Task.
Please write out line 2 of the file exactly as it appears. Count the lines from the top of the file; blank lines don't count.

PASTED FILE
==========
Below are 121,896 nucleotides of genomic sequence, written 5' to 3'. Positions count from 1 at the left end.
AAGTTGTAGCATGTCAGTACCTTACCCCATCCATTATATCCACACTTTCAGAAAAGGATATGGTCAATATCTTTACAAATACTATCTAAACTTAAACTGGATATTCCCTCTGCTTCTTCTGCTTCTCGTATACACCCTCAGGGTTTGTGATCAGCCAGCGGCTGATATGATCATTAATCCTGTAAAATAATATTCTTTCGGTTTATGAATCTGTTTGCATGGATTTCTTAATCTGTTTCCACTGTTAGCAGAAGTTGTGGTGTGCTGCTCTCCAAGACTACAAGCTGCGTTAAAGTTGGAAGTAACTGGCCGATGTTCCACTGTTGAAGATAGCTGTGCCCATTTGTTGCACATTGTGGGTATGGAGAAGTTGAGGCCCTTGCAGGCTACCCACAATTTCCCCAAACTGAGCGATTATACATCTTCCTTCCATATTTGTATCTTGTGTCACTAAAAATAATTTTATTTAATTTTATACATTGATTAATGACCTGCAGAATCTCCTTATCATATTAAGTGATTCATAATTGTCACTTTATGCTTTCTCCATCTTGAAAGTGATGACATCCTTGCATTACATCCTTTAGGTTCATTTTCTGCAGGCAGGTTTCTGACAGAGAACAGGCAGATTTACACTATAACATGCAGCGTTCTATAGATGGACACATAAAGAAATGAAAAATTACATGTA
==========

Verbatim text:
AAGTTGTAGCATGTCAGTACCTTACCCCATCCATTATATCCACACTTTCAGAAAAGGATATGGTCAATATCTTTACAAATACTATCTAAACTTAAACTGGATATTCCCTCTGCTTCTTCTGCTTCTCGTATACACCCTCAGGGTTTGTGATCAGCCAGCGGCTGATATGATCATTAATCCTGTAAAATAATATTCTTTCGGTTTATGAATCTGTTTGCATGGATTTCTTAATCTGTTTCCACTGTTAGCAGAAGTTGTGGTGTGCTGCTCTCCAAGACTACAAGCTGCGTTAAAGTTGGAAGTAACTGGCCGATGTTCCACTGTTGAAGATAGCTGTGCCCATTTGTTGCACATTGTGGGTATGGAGAAGTTGAGGCCCTTGCAGGCTACCCACAATTTCCCCAAACTGAGCGATTATACATCTTCCTTCCATATTTGTATCTTGTGTCACTAAAAATAATTTTATTTAATTTTATACATTGATTAATGACCTGCAGAATCTCCTTATCATATTAAGTGATTCATAATTGTCACTTTATGCTTTCTCCATCTTGAAAGTGATGACATCCTTGCATTACATCCTTTAGGTTCATTTTCTGCAGGCAGGTTTCTGACAGAGAACAGGCAGATTTACACTATAACATGCAGCGTTCTATAGATGGACACATAAAGAAATGAAAAATTACATGTA